Finally, how do these methods perform? Across many of the articles referenced, there is a consistent pattern of performance:

  • BVC tests do the worst,
  • tick tests do better than BVC tests,
  • midpoint (LR) tests do better than tick tests,
  • quote (EMO) tests do better than midpoint tests, and
  • the Rosenthal (modeled) and Jurkatis methods do the best of all.

Unfortunately, the modeled and Jurkatis methods have not been compared.

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  • $\begingroup$ Great answer! By now my favourite is ... Get better data. $\endgroup$ – Ryogi Aug 1 at 1:34
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    $\begingroup$ True, sometimes the data we have are important. Many venues do not reveal the aggressor. We also still need these methods for looking at data from before the aggressor was revealed. That's crucial if we want to, say, estimate price impact models historically to quantify how a new regulation or policy affects the cost of trading. $\endgroup$ – kurtosis Aug 7 at 17:00

Don't use TAQ. The reporting times of the trades can be a few seconds delayed. Use the exchange feeds. There you can see which order crossed the spread. The only issue that you will run into is hidden orders. In that case you simply can't tell. (eg: The mkt is 30.00x 30.02 and then you see 30.01 trade. You don't have any way to tell if there was a hidden offer or bid.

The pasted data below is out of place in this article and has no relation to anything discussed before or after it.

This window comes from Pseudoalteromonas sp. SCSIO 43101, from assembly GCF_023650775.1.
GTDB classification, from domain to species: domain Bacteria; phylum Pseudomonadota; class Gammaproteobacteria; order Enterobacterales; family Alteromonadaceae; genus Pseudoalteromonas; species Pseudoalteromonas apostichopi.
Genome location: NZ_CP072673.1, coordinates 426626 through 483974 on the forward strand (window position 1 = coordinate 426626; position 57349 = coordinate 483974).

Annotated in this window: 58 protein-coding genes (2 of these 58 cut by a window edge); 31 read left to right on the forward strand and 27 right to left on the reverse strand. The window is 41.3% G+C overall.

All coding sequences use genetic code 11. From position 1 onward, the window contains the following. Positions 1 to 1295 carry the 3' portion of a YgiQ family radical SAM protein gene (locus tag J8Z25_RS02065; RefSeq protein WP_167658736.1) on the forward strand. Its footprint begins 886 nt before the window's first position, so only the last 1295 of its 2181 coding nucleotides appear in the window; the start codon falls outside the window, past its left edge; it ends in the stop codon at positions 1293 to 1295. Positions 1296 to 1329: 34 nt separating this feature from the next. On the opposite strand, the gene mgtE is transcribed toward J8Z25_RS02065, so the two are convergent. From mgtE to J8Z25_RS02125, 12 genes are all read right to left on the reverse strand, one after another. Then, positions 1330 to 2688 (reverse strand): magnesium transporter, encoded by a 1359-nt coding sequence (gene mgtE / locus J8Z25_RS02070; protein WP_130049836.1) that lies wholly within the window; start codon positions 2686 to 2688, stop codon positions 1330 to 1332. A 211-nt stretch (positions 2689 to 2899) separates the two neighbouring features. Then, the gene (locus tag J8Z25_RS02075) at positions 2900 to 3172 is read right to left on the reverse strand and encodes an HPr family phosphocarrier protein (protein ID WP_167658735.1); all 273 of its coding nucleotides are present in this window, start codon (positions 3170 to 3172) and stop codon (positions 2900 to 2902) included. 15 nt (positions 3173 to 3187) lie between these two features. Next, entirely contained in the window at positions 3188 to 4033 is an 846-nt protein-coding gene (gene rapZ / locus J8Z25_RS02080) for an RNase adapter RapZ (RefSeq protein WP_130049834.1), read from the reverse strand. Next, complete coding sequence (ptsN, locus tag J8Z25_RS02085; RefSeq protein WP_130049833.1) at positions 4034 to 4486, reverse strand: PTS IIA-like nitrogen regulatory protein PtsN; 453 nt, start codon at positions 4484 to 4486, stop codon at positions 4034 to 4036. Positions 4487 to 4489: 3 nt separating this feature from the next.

For trades from dark pools they are really not possible to track since they all go to the ADF with a potential delay and there's no published book.

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Check out this job market paper "Inferring trade directions in fast markets" (3rd in this PhD thesis).

The author uses all possible information on quotes changes to match trades with the corresponding quote. The algorithm is said to outperform the common Lee and Ready (1991), Ellis et al. (2000) and Chakrabarty et al. (2007) algorithms.

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The mentioned methods (except for Rosenthal) are implemented in python here: https://github.com/jktis/Trade-Classification-Algorithms

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  • $\begingroup$ Please disclose your affiliation. $\endgroup$ – Bob Jansen Sep 22 at 7:25